Inspired by the colour and stylised forms of Persian and Mughal miniature painting, Kushana Bush’s ‘In signs’ 2018 features offerings from pilgrims’ bowls, and gifts of golden candlesticks and books to a martyr strung up by her feet. Bush likens the daily worship at the painting easel to the gesture of a religious offering: a sacrificial and laborious act of love and blind faith. According to the artist:
‘Worship, ritual and faith (even unreligious types, like a belief in the power of art) still have their role to play in contemporary life, they just find new forms; like the friend who reads tarot cards or the meteorologically obsessed husband who worries over forecasts of rain.’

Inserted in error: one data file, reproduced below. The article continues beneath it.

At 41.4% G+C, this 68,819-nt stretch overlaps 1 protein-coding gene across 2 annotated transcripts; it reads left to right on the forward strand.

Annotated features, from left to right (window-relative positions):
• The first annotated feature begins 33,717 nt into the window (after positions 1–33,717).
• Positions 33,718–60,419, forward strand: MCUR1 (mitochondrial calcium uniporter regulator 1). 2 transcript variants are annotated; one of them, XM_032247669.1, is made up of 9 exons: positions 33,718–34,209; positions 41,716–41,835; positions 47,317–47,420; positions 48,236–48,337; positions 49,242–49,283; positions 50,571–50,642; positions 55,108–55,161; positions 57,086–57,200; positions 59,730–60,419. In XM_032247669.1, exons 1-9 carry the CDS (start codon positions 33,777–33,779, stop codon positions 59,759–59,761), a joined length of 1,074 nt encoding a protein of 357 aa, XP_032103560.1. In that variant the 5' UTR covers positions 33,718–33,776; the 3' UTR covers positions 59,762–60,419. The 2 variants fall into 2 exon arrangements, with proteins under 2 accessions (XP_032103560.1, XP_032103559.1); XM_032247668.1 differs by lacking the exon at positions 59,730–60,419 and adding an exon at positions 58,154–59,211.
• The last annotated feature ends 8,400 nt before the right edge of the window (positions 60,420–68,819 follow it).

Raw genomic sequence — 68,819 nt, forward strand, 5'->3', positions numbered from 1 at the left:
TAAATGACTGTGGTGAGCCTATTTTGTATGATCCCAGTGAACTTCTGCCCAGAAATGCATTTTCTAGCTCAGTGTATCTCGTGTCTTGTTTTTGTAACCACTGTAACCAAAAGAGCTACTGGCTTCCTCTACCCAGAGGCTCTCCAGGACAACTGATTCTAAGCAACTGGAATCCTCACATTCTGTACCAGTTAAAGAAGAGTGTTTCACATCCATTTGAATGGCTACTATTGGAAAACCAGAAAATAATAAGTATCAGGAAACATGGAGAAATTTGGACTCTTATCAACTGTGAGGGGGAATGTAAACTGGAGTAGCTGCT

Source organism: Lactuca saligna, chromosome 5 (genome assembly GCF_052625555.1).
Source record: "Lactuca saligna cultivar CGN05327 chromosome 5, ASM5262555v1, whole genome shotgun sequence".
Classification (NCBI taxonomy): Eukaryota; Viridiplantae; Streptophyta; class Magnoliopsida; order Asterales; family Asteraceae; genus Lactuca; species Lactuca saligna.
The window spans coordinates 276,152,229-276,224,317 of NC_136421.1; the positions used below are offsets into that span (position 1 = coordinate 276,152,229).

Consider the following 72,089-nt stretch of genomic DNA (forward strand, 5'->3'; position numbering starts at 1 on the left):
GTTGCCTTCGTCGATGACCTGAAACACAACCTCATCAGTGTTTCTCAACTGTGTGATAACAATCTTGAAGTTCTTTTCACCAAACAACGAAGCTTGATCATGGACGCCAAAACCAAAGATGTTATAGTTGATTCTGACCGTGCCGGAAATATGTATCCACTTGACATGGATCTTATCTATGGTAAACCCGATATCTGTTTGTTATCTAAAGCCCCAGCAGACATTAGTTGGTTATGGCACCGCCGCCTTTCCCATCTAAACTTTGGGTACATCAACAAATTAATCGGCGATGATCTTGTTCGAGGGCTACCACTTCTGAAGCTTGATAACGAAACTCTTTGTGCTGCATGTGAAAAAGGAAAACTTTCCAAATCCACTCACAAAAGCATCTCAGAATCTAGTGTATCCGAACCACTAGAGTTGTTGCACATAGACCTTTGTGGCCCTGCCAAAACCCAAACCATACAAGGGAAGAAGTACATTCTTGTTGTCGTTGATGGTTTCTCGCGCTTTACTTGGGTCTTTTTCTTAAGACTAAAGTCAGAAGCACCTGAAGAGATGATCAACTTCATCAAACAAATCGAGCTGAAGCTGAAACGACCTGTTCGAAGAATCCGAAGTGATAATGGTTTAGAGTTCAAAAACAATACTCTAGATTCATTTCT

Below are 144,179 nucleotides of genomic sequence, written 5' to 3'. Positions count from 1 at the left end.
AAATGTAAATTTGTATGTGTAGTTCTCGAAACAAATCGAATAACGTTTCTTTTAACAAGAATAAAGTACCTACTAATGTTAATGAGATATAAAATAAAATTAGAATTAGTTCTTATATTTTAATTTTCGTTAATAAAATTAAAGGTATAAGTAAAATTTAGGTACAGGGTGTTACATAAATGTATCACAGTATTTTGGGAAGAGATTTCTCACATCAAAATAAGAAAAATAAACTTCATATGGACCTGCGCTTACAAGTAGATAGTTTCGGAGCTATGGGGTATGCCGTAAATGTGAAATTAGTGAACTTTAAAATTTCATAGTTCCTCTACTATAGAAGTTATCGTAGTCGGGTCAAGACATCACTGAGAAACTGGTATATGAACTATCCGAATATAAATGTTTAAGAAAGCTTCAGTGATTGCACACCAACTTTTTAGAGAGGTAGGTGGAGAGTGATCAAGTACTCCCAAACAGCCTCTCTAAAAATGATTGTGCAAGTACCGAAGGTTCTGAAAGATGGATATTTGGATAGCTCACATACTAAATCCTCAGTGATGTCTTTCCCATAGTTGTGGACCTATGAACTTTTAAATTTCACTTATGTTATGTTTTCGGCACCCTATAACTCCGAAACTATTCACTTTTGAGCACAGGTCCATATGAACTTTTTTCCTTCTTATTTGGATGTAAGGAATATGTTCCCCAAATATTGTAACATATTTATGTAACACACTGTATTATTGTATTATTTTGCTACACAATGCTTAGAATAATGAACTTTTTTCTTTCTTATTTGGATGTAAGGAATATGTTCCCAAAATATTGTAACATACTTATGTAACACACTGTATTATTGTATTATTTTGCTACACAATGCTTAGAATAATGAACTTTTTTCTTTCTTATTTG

Bush’s intricately detailed paintings borrow from different times and realities, and depict a range of human interactions and behaviours, from acts of devotion and torture to erotic couplings. Offering a somewhat dystopian view of human relations, Bush addresses universal themes – love and hate, revenge and salvation, devotion and rejection, good and evil – that resonate across cultures, geography and time. She draws on disparate influences, including Indian miniature painting, Japanese ‘ukiyo-e’ prints, the rich world of European medieval manuscript painting and events from modern life, and her combinations of seemingly unrelated motifs – from urns and brooms to Slazenger logos – connect different historical periods, behaviours and cultures. Intimate in scale, but dramatic in content, Bush’s painstakingly created compositions foreground the artist’s devotion to illuminating human behaviour.
Exhibited in 'The 9th Asia Pacific Triennial of Contemporary Art' (APT9) | 24 Nov 2018 – 28 Apr 2019